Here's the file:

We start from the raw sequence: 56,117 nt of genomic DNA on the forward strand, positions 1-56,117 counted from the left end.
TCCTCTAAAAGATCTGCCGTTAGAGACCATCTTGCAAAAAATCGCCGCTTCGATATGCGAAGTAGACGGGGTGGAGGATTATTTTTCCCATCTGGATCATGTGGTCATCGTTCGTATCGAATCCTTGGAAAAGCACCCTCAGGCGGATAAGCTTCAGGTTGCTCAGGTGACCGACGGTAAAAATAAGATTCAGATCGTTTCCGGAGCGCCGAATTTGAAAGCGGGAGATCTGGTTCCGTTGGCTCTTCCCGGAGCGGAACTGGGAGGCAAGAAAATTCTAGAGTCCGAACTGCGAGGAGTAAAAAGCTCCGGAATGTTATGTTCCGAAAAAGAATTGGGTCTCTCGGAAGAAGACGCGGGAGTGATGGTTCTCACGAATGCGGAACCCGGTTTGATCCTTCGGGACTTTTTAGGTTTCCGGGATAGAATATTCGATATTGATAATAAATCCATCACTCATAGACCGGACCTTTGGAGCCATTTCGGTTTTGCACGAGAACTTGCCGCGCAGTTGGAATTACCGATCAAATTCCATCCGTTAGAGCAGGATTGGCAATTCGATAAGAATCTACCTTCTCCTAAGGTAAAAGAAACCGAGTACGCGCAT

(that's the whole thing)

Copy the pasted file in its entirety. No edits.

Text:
We start from the raw sequence: 56,117 nt of genomic DNA on the forward strand, positions 1-56,117 counted from the left end.
TCCTCTAAAAGATCTGCCGTTAGAGACCATCTTGCAAAAAATCGCCGCTTCGATATGCGAAGTAGACGGGGTGGAGGATTATTTTTCCCATCTGGATCATGTGGTCATCGTTCGTATCGAATCCTTGGAAAAGCACCCTCAGGCGGATAAGCTTCAGGTTGCTCAGGTGACCGACGGTAAAAATAAGATTCAGATCGTTTCCGGAGCGCCGAATTTGAAAGCGGGAGATCTGGTTCCGTTGGCTCTTCCCGGAGCGGAACTGGGAGGCAAGAAAATTCTAGAGTCCGAACTGCGAGGAGTAAAAAGCTCCGGAATGTTATGTTCCGAAAAAGAATTGGGTCTCTCGGAAGAAGACGCGGGAGTGATGGTTCTCACGAATGCGGAACCCGGTTTGATCCTTCGGGACTTTTTAGGTTTCCGGGATAGAATATTCGATATTGATAATAAATCCATCACTCATAGACCGGACCTTTGGAGCCATTTCGGTTTTGCACGAGAACTTGCCGCGCAGTTGGAATTACCGATCAAATTCCATCCGTTAGAGCAGGATTGGCAATTCGATAAGAATCTACCTTCTCCTAAGGTAAAAGAAACCGAGTACGCGCAT